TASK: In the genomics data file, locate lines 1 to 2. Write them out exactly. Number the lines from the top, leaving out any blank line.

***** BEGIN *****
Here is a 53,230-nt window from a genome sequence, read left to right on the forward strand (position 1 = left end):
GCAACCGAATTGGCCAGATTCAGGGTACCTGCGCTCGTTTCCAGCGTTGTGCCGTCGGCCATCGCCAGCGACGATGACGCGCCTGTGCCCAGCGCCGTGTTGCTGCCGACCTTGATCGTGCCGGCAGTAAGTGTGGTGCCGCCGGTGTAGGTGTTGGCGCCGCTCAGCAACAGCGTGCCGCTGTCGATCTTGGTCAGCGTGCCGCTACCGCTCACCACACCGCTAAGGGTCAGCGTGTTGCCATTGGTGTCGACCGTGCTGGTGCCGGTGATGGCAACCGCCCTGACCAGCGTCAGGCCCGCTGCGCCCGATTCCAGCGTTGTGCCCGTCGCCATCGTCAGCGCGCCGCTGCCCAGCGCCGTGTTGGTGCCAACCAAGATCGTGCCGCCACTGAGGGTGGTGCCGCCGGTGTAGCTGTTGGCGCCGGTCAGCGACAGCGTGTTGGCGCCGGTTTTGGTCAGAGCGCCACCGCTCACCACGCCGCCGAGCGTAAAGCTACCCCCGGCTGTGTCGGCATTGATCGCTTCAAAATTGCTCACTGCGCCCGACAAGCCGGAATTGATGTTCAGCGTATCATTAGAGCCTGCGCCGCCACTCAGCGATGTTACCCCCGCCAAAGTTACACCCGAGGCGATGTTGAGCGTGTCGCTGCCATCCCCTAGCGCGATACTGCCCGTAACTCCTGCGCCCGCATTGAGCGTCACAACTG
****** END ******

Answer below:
Here is a 53,230-nt window from a genome sequence, read left to right on the forward strand (position 1 = left end):
GCAACCGAATTGGCCAGATTCAGGGTACCTGCGCTCGTTTCCAGCGTTGTGCCGTCGGCCATCGCCAGCGACGATGACGCGCCTGTGCCCAGCGCCGTGTTGCTGCCGACCTTGATCGTGCCGGCAGTAAGTGTGGTGCCGCCGGTGTAGGTGTTGGCGCCGCTCAGCAACAGCGTGCCGCTGTCGATCTTGGTCAGCGTGCCGCTACCGCTCACCACACCGCTAAGGGTCAGCGTGTTGCCATTGGTGTCGACCGTGCTGGTGCCGGTGATGGCAACCGCCCTGACCAGCGTCAGGCCCGCTGCGCCCGATTCCAGCGTTGTGCCCGTCGCCATCGTCAGCGCGCCGCTGCCCAGCGCCGTGTTGGTGCCAACCAAGATCGTGCCGCCACTGAGGGTGGTGCCGCCGGTGTAGCTGTTGGCGCCGGTCAGCGACAGCGTGTTGGCGCCGGTTTTGGTCAGAGCGCCACCGCTCACCACGCCGCCGAGCGTAAAGCTACCCCCGGCTGTGTCGGCATTGATCGCTTCAAAATTGCTCACTGCGCCCGACAAGCCGGAATTGATGTTCAGCGTATCATTAGAGCCTGCGCCGCCACTCAGCGATGTTACCCCCGCCAAAGTTACACCCGAGGCGATGTTGAGCGTGTCGCTGCCATCCCCTAGCGCGATACTGCCCGTAACTCCTGCGCCCGCATTGAGCGTCACAACTG